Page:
Remusatia vivipara (Lodd.) Schott


This page contains a number of rather large images of R.vivipara, notes on growing R.vivipara from bulbis, and an article about R.vivipara from rom Aroideana, Vol,6, No.1, reproduced with permission from IAS (the article has been scanned by Phil Mueller). Another page has some photos of the tubers, even pinkier than Arisaema candidissimum.

Other pages with this species:

Single leaf of a two-year old plant is about 2 feet long.
Closeup of the runners on which bulbils will eventually appear.
Another view of multiple runners on the same plant. Each white spot will develop into a ~3mm hairy bulbil, which then will invariably sprout in some unexpected place.
Yet another closeup of the bulbil-bearing runners.
And another set of runners, this time with the bulbils on them.

This photograph is also available in larger size (21.5 kB).

Taking care of bulbils

Plant in about 1/4 inch deep in moist peat moss (I used Jiffy pellets for my first batch). Dab a little fungicide on them just to be safe, keep moist and warm (70F or so). Within a few weeks you should see the leaves, and then start fertilizing, transplant to larger pots, etc. The soil should be moisture-retentive, fertile, slightly on the acidic side. In winter, they may go dormant in cool climates.

Within a year, the seedlings should produce leaves about 6-8 inches long, and perhaps a few stolons, within 2-3 years, they should get to 2-footer leaves and lots of stolons with zillions of bulbils.

Remusatia vivipara was hardy for me in North Carolina, in a warmer part of zone 7b, through a mild winter. The dormant tubers typically wake up some time in May, unless you are in California, in which case they wake up in mid-March.

Note: if anybody else out there thinks he/she is growing Colocasia affinnis v. jenningsii from 'seeds' acquired from Chiltern, you're most likely growing Remusatias, too. The little red hairy 'seeds' are actually bulbils (the red color coming from some fungicide).

Aroid Profile Number 8

Remusatia vivipara
Stu Cramer

In 1978 1 received a plant that was labeled Gonatanthus. Believing this to be an error, I wrote to my friend, Dr. Richard H. Eyde, Curator, Dept. of Botany, National Museum of Natural History, Smithsonian Institute. Dr. Eyde obtained some of the following information from Dr. Dan Nicolson.

    Differentiating Gonatanthus and Remusatia with inflorescences is a snap. In Gonatanthus the ovules are basal and the spathe is erect, whitish and 5-6 inches long. In Remusatia the ovules are parietal and the spathe is deflexed, yellowand only 3 inches long, Also Remusatia flowers before or with the new leaves and Gonatanthus flowers after the leaves are well developed.

    Unfortunately neither flowers very often, especially in cultivation, and both commonly reproduce by scaly bulbils borne on a special stem (roots?). The illustration of Remusatia vivipara in Exotica (P.1504) is an example of this special vegetative state. Unfortunately none has really worked out how these genera can be identified in the bulbiliferous condition.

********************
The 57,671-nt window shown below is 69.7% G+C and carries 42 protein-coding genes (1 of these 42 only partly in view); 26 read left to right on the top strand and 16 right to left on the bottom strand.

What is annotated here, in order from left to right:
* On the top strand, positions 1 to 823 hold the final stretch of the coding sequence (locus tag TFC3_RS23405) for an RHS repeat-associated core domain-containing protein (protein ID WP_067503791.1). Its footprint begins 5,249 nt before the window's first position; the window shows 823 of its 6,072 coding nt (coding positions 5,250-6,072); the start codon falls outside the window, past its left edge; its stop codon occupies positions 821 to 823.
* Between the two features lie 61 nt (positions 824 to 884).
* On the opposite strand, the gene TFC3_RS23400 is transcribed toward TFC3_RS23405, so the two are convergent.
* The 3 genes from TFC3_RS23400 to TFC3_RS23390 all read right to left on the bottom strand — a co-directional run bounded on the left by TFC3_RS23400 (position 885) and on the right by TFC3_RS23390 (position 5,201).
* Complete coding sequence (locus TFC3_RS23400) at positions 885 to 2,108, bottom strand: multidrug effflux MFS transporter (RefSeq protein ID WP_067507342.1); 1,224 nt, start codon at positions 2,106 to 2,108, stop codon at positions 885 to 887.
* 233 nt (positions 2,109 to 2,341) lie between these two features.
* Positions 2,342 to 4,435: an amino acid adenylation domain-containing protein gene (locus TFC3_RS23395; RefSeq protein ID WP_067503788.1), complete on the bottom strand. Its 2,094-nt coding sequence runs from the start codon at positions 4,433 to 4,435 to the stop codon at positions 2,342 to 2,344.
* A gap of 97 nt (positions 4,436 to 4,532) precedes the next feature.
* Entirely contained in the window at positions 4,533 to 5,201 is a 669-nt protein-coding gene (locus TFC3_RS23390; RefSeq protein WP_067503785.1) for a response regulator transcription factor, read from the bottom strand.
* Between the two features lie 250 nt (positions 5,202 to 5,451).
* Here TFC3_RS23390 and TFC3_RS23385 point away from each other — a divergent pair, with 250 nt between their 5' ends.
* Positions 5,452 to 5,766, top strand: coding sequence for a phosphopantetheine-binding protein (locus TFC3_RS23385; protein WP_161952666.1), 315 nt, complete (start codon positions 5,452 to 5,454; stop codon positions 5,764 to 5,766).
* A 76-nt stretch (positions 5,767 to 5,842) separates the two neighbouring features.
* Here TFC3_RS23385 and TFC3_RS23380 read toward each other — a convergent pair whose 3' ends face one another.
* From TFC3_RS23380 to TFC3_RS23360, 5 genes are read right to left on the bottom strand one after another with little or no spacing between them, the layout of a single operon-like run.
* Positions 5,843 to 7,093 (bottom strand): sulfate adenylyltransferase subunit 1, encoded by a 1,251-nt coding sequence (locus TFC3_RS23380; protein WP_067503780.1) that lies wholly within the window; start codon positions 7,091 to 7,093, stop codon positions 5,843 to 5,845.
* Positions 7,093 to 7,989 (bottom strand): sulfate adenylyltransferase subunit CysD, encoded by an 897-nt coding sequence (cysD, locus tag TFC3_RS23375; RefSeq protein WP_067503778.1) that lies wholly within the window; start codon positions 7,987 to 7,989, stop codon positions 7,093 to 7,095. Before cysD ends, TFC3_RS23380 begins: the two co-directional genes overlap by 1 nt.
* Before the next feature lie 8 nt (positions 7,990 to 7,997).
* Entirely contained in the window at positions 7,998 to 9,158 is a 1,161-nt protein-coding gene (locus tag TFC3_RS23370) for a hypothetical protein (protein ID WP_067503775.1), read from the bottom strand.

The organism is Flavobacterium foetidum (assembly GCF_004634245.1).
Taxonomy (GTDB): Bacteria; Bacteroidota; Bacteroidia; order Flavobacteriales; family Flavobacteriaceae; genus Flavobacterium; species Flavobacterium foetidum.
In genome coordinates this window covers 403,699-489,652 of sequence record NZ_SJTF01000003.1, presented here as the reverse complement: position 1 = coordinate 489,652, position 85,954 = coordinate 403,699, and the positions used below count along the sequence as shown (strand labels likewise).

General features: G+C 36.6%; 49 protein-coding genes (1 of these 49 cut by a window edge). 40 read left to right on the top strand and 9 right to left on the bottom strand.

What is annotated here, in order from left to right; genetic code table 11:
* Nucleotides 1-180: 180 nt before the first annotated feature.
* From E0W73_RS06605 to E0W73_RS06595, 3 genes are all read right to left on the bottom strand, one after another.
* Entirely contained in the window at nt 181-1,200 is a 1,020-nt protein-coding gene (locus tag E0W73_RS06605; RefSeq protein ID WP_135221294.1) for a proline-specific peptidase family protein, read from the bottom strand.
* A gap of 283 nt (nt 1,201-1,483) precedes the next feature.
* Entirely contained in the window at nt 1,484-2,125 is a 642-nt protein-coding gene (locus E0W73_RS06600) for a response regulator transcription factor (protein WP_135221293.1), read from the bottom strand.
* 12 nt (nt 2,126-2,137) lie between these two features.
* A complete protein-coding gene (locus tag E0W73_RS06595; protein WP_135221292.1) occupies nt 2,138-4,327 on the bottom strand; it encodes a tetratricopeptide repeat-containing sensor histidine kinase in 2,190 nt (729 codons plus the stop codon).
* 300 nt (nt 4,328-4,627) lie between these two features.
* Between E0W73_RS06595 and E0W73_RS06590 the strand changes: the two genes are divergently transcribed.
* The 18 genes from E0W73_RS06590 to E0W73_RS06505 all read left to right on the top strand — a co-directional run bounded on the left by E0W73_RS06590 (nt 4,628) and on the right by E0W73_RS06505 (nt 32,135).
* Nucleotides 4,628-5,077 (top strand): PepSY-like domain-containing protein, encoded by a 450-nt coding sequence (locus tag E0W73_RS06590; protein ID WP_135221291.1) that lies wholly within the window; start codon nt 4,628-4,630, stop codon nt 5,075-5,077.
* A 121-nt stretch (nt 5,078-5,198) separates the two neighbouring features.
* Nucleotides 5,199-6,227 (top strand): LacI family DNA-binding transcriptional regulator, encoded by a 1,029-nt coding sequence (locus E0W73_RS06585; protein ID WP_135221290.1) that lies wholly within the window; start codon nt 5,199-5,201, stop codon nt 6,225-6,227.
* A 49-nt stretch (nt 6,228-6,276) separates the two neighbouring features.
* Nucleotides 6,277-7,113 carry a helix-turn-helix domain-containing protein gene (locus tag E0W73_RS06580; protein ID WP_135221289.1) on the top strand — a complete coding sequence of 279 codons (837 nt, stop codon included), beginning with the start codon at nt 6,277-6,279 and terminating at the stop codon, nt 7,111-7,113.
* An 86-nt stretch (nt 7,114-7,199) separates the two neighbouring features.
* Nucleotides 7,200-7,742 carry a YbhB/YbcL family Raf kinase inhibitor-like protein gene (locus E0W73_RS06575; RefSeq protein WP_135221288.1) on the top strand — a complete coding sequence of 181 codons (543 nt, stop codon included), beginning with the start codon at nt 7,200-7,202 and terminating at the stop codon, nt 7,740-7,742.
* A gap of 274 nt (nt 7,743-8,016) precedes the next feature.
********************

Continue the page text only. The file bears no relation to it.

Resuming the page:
Glancing through specimens here in the U.S. National Herbarium, I would say that Remusatia vivipara has rather larger and thicker leaves than Gonatanthus; I'd call their texture cabbage-like while I'd call the leaves of Gonatanthus membranous.

    The scales of the bulbils seem to be much longer in Gonatanthus than in Remusatia where they are shorter (like 1/2 inch and only slightly curved).

I am now confident that the plant I obtained in 1978 is R. vivipara. The inflorescence pictured was raised from a bulbil of this 1978 specimen and is the first to flower. Graf places the habitat of R. vivipara in the Himalayas and India. However, A Dictionary of the Flowering Plants and Fems by J. C.Willis gives it a wider distribution and a further description. "Remusatia Schott. Araceae. Africa, Himalyas to Formosa. R. vivipara (Lodd.) Schott, has a tuber from which arises leaves and simple upright stems bearing scale- leaves in the axils of which are bulbils covered with hooked cataphylls, which serve to disperse them when mature. R. vivipara rarely produces inflorescences in the wild state."

The plant pictured went dormant after a very brief temperature drop into the 40's and was placed in a dry section of the shadehouse. Bulbils were removed from the stems in November and the first inflorescence appeared in December, the second inflorescence in March. Potting media similar to the 'Selby Mix' was used.

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All photos Copyright © 1995-1997 Krzysztof Kozminski

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